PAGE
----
'Right Sector' hackers attempt to blackmail Polish government
Ukrainian nationalist group Right Sector seem to have very little to do with Poland (credit: Mstyslav Chernov via Wikimedia commons)
Hackers claiming links with Ukrainian nationalist group, Right Sector, have attempted to hold the Polish defence ministry to ransom.
The group purportedly breached the ministry of defence, accessed internal servers and then threatened the ministry with public disclosure if it didn't pay US$50,000 (£37,748).
From an account titled @pravsector, the group sent a public tweet, since deleted, on 14 July, saying “this last warning and if the polish gov. dnt pay us $50k we will publish all the logs in public in a few hours.”
The blackmailers leaked several files online which they claimed were from the ministry. The leaked documents include scans of documents and an excel file with other data.
Some time later, they leaked documents which they claimed prove Polish involvement in PRISM, the international surveillance programme disclosed in 2013 by Edward Snowden.
The logs have apparently not been published at this time.
Right Sector, or Pravy Sektor, appeared as an ultra-nationalist off-shoot of the anti-corruption Euromaidan protests of 2013, which resulted in the toppling of the Russian-backed Ukrainian president Viktor Yanukovych, leading eventually to the ongoing conflict in the east of the country. The group is often described as a far-right nationalist paramilitary group with disputed Nazi elements. Its members have been actively fighting separatist forces alongside the Ukrainian army in the east of the country.
A group going by the same name hit a Polish telecommunications operator earlier in the month, posting 14gb of data online. When prompted, Right Sector, the one which can be contacted, disavowed any connection with the hackers.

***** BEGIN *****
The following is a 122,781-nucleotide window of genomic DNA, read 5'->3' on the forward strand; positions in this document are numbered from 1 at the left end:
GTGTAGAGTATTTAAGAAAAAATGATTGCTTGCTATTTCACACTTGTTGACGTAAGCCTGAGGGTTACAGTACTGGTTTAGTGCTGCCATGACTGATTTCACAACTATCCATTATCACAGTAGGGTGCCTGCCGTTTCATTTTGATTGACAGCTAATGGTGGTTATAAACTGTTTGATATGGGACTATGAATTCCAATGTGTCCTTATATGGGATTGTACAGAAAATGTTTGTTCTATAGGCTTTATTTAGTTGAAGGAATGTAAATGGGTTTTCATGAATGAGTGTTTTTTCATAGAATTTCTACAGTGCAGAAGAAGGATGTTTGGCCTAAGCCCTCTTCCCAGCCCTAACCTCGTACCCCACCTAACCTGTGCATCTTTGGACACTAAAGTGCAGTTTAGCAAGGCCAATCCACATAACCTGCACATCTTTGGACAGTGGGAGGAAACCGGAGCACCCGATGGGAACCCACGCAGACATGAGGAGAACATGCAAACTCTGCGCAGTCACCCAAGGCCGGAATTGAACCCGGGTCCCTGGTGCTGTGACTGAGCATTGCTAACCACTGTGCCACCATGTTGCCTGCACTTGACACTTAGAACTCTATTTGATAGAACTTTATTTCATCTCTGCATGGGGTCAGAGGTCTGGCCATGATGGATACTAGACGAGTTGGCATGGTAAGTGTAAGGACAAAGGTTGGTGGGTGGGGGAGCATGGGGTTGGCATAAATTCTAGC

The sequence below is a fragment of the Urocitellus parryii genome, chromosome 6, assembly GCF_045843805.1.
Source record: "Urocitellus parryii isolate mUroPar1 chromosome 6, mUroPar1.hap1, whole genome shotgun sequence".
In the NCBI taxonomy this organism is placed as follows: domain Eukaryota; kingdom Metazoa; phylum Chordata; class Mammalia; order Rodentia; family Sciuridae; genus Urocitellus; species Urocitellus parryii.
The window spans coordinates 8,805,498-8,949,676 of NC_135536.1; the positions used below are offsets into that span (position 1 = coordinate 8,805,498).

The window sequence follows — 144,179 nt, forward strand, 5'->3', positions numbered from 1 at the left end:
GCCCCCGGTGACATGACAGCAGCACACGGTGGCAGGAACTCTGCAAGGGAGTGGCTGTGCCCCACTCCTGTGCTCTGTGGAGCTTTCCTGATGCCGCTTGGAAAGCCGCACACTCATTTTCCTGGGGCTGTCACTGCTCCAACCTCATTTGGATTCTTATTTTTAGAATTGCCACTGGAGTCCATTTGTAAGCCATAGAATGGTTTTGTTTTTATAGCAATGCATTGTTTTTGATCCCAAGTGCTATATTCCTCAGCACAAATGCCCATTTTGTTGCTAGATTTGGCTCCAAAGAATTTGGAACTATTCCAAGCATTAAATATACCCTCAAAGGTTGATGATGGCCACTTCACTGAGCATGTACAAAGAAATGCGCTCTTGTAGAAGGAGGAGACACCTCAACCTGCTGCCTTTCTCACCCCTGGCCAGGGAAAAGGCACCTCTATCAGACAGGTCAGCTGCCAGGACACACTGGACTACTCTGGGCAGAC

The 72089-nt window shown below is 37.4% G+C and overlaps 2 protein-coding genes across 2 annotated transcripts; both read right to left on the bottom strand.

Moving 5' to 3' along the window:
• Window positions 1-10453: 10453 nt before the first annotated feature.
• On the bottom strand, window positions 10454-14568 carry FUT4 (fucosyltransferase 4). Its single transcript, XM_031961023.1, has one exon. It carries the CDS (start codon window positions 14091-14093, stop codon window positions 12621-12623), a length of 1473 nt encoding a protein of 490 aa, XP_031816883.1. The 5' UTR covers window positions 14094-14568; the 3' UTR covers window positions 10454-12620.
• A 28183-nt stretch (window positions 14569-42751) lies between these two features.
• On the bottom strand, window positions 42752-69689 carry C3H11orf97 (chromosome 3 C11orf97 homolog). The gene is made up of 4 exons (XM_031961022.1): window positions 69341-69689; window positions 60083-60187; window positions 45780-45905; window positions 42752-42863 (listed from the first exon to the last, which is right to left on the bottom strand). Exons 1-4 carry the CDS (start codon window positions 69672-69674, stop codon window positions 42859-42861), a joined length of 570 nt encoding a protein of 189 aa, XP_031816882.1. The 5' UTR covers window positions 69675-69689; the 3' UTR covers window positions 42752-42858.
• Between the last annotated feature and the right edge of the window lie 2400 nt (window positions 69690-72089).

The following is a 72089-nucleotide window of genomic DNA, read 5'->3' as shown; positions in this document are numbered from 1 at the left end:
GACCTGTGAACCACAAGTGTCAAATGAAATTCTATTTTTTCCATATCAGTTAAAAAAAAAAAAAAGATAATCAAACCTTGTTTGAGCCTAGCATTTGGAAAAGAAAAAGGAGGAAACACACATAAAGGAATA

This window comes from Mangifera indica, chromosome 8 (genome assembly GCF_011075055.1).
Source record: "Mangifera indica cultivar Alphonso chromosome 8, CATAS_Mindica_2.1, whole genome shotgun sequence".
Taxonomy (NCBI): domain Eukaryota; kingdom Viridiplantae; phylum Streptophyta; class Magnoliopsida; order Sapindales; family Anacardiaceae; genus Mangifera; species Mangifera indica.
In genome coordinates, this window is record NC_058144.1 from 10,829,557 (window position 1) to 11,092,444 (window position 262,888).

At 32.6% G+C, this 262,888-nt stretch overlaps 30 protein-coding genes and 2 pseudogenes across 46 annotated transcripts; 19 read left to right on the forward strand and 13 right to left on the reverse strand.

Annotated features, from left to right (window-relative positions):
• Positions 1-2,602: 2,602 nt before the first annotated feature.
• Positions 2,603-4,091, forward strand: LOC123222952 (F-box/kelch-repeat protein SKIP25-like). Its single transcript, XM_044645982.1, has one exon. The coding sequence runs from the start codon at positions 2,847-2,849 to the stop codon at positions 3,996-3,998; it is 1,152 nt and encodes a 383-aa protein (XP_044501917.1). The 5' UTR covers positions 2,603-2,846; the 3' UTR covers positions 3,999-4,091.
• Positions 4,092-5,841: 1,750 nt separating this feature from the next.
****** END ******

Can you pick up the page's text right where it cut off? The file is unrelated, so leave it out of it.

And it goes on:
So why would a Ukrainian ultra-right group, currently involved in a low intensity conflict with Russian proxies, attack the Polish ministry of defence? Ewan Lawson, a cyber-warfare expert and fellow at the Royal United Services Institute, told SC, “It is difficult to see the logic other than financial reward.”
However, added Lawson, it's important that Sputnik News, which is owned by the Russian State, is one of the few media outlets reporting this. One possible explanation, said Lawson, “is that this is simple criminal activity on behalf of someone linked to Right Sector with Sputnik focusing on that link.”
Another possibility “could be that it is someone trying to make it look like Right Sector to discredit them with a potential ally. There has been some anti-Right Sector feeling in Poland given the Nazi connection.”
SC spoke to @pravsector who said the attack was carried out because the ministry is part of a “system which acts against us in (Western) Ukraine”. The group would not comment on whether or not the ministry had paid the ransom.
Whatever the reason behind the attack, Right Sector's threats were dismissed by the ministry.
Bartłomiej Misiewicz, press spokesperson for the ministry, told SC, “The alleged ‘cyber-attack' wasn't successful. Not only was the information from 2012, but was absent of anything classified.”Misiewicz added, “The ministry of defence's systems are safe and have been working properly. We have taken action in order to explain all the circumstances in which this incident occurred and to prevent such attempts in the future.”